Scribner doesn’t need a car. He leases an apartment on the 30th floor of Sutton Place, a tony new apartment-hotel near The Hawks Nest. He also owns a $40,()()() house in North Toronto. He clears about $50,000 a year and he is 25 years old. Rock is a young musician’s music, and as Brian Epstein, Phil Spector and, in his more modest way, Ron Scribner have demonstrated, it is a young businessman’s business.

"1 started out eight years ago running a dance at a Y club. There wasn’t anyone booking rock groups in those days, so I thought, what the hell, why not me?

I went out and memorized the music scene in every city across the country. I was the pioneer and, after a couple of years, rock bands didn’t stand a chance if my agency. Bigland, wouldn’t book them.

One year Bigland grossed

$ 1.400,000.”

Scribner went out of the booking business last April when the musicians' union took away his license. He had offended the union by booking bands for less than union-scale prices.

But then, he’d been doing that for years; in the beginning. he explains, rock bands wouldn't have survived if they'd insisted on union rates. Scribner, whose constant cool suggests he has studied the style of the late Brian Epstein. shrugs at the injustice of it all. He is trying to go big league in this bush atmosphere.

The Power Project,

Scribner’s latest enterprise, organized last July, display all the trappings of rock splendor. They work with a lighting system; six baby spotlights, a pinpoint spot, two slide projectors, a set of psychedelic slides, two flickering strobe lights.

Their instruments are pasted with pieces of broken mirror that flash the lights back into the audience in eerie patterns.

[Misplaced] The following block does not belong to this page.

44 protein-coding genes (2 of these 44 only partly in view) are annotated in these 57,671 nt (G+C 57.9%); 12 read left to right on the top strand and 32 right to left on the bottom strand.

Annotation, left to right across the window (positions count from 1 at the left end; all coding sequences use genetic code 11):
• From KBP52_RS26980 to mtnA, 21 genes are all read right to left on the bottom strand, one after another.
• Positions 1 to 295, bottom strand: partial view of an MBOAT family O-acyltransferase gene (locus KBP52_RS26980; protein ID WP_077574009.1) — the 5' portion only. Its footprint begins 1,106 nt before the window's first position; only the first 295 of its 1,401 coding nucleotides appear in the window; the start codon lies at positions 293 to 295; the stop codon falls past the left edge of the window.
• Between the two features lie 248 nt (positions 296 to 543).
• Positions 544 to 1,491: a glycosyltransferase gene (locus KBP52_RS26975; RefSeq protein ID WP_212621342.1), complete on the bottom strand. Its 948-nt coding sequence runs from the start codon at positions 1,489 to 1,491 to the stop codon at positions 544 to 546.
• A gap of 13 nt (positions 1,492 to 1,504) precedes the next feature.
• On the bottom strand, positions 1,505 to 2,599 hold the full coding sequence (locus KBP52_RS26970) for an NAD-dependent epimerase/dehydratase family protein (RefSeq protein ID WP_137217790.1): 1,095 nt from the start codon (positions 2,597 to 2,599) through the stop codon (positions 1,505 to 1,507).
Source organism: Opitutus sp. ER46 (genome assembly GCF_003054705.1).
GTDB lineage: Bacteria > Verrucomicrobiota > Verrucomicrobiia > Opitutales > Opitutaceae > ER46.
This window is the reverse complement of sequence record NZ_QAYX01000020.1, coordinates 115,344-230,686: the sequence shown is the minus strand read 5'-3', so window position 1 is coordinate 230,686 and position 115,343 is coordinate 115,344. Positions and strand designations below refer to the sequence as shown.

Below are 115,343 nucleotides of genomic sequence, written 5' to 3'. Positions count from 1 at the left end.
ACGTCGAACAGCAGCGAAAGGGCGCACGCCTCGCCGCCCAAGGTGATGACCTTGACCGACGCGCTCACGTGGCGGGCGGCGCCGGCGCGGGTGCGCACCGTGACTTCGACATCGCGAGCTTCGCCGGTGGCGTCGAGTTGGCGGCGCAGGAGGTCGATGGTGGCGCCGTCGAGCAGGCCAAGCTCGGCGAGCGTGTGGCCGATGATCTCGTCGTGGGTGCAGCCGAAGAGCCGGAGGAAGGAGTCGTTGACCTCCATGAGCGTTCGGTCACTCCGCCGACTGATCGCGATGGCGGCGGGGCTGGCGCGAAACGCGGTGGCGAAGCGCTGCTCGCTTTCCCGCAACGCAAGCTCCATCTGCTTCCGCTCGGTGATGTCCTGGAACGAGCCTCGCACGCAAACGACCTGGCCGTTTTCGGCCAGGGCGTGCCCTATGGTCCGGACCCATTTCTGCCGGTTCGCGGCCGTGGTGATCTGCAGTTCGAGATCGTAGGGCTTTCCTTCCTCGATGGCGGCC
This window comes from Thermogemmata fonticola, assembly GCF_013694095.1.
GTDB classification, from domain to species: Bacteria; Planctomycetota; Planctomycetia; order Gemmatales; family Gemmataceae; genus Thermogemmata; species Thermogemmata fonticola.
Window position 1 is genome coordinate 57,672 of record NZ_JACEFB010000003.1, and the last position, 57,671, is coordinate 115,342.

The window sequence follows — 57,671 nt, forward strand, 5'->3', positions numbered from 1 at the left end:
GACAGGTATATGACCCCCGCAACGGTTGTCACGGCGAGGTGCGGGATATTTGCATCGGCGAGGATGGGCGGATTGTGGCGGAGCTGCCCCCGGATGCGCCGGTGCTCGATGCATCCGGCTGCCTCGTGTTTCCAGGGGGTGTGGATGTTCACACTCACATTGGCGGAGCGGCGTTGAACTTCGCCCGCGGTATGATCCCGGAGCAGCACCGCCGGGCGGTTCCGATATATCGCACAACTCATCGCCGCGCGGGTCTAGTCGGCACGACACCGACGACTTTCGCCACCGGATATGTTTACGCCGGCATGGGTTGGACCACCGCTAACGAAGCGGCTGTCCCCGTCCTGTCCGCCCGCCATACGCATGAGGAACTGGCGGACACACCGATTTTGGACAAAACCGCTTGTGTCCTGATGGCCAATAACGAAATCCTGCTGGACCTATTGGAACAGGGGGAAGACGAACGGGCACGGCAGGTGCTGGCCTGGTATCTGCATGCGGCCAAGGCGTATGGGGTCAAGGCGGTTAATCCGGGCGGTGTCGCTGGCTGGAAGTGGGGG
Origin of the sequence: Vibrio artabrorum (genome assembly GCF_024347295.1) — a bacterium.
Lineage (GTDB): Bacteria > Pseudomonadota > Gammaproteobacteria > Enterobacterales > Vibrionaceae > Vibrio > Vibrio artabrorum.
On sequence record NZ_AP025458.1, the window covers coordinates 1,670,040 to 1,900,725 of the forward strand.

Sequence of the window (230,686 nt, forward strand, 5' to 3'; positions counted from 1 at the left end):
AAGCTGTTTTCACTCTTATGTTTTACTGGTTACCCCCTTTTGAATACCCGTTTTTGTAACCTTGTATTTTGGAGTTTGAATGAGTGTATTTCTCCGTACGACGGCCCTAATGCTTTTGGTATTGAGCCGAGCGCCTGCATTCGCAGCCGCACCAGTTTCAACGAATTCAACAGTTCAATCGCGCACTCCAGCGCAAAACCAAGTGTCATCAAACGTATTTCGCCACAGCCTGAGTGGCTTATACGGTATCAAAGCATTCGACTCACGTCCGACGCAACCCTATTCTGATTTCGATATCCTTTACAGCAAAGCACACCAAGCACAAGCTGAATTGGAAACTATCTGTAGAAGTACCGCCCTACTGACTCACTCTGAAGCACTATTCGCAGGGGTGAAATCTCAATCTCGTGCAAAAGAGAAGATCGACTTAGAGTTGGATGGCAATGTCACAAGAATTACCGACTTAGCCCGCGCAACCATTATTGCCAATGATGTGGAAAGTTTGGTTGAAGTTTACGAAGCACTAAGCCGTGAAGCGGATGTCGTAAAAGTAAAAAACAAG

They wear blue-and-redstriped suits that make them look like antic Union Jacks, and their entrance on stage, in darkness, is heralded by a tape recording of soaring outer-space echos, electronic roars and an invocation, intoned by CHUM disc jockey “Prez” Skinner, to “experience The Power Project."

“In all the dance halls.” Scribner says, “this sucks the kids up to the stage like a giant vacuum cleaner.”

Alas, the display overwhelms the music. The Power Project play a brand of rhythm and blues, partly influenced by the Chicago white school, partly by the San Francisco psychedelics, but their rhythms are leaden

rather than forceful, and the group's singer, a 21-year-old from Toronto named Doug Stokes, phrases and looks like Paul Anka: too prissy by far for rock. Scribner mentions that Stokes is taking voice and dance lessons. He wants The Power Project to move as well as play with feeling. But, bathed in flickering lights and in the spidery images of the psychedelic

slides, they resemble marionettes, manipulated and lifeless.

Still. Scribner’s instinct for the Canadian rock audience remains sound; The Power Project are a success. The group tours mainly through Ontario and the eastern U.S., and without playing any club more than once, except The Hawks Nest, their price is climbing to $1,000 per night. They can afford a traveling retinue of four assistants—two to set up the lighting, two to set up the instruments; they have almost paid in full for all their

equipment, $25,000 worth of it; and Chess Records of Chicago, among others, is anxious to record their music.

"We’re not a creative group,” Scribner admits. "We’re commercial, and commercial right now means with light shows. If we move with the times, we can hang on nearly forever. Like Little Caesar.”

SEEING THEM side by side, you don’t believe Keith McKie and Bernie Finklestein. Beauty and the beast. McKie is a collage of Mick Jaggar and a matador, all brooding mouth and elegant lines, holding his head with that proud lift Manolete must have flashed near the end of the corrida. Finklestein is shapeless, hairy, big-rumped, an Alley Oop character. McKie is the lead singer in The Kensington Market, and Finklestein manages the group.

The two got together last spring at

a time when Finklestein’s managing career was golden and McKie, as a musician, was scuffling. Finklestein, only 22, had been responsible for promoting The Paupers into what is still the most successful showing of any Canadian rock group. He made $30,000 from The Paupers in less than a year, and then, last March, he sold their contract to Albert Grossman, the preeminent American pop-music manipulator, for $20,000. McKie, 19, meanwhile, had been crisscrossing Ontario and the Prairies with The Vendettas, a folk -rock group with no particular merit except his own indelible singing.